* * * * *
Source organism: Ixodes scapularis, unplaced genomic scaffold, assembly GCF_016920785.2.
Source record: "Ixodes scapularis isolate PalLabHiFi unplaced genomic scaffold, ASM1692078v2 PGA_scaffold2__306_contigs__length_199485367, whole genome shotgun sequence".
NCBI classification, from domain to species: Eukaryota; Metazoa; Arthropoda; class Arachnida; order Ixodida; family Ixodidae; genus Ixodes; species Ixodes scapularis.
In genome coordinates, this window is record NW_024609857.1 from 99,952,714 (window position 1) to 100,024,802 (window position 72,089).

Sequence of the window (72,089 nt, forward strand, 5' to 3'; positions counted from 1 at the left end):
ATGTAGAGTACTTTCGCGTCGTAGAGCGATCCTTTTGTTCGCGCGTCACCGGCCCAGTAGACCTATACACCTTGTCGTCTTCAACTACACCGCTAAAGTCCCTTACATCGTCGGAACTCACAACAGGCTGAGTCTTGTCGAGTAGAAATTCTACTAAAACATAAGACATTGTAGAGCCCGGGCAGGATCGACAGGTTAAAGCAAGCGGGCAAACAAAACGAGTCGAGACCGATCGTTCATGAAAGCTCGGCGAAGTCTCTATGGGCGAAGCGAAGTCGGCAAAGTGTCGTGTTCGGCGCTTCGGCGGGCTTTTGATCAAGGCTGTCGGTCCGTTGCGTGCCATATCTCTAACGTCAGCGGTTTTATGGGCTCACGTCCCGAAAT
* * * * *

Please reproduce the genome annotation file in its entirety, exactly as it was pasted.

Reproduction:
Source organism: Ixodes scapularis, unplaced genomic scaffold, assembly GCF_016920785.2.
Source record: "Ixodes scapularis isolate PalLabHiFi unplaced genomic scaffold, ASM1692078v2 PGA_scaffold2__306_contigs__length_199485367, whole genome shotgun sequence".
NCBI classification, from domain to species: Eukaryota; Metazoa; Arthropoda; class Arachnida; order Ixodida; family Ixodidae; genus Ixodes; species Ixodes scapularis.
In genome coordinates, this window is record NW_024609857.1 from 99,952,714 (window position 1) to 100,024,802 (window position 72,089).

Sequence of the window (72,089 nt, forward strand, 5' to 3'; positions counted from 1 at the left end):
ATGTAGAGTACTTTCGCGTCGTAGAGCGATCCTTTTGTTCGCGCGTCACCGGCCCAGTAGACCTATACACCTTGTCGTCTTCAACTACACCGCTAAAGTCCCTTACATCGTCGGAACTCACAACAGGCTGAGTCTTGTCGAGTAGAAATTCTACTAAAACATAAGACATTGTAGAGCCCGGGCAGGATCGACAGGTTAAAGCAAGCGGGCAAACAAAACGAGTCGAGACCGATCGTTCATGAAAGCTCGGCGAAGTCTCTATGGGCGAAGCGAAGTCGGCAAAGTGTCGTGTTCGGCGCTTCGGCGGGCTTTTGATCAAGGCTGTCGGTCCGTTGCGTGCCATATCTCTAACGTCAGCGGTTTTATGGGCTCACGTCCCGAAAT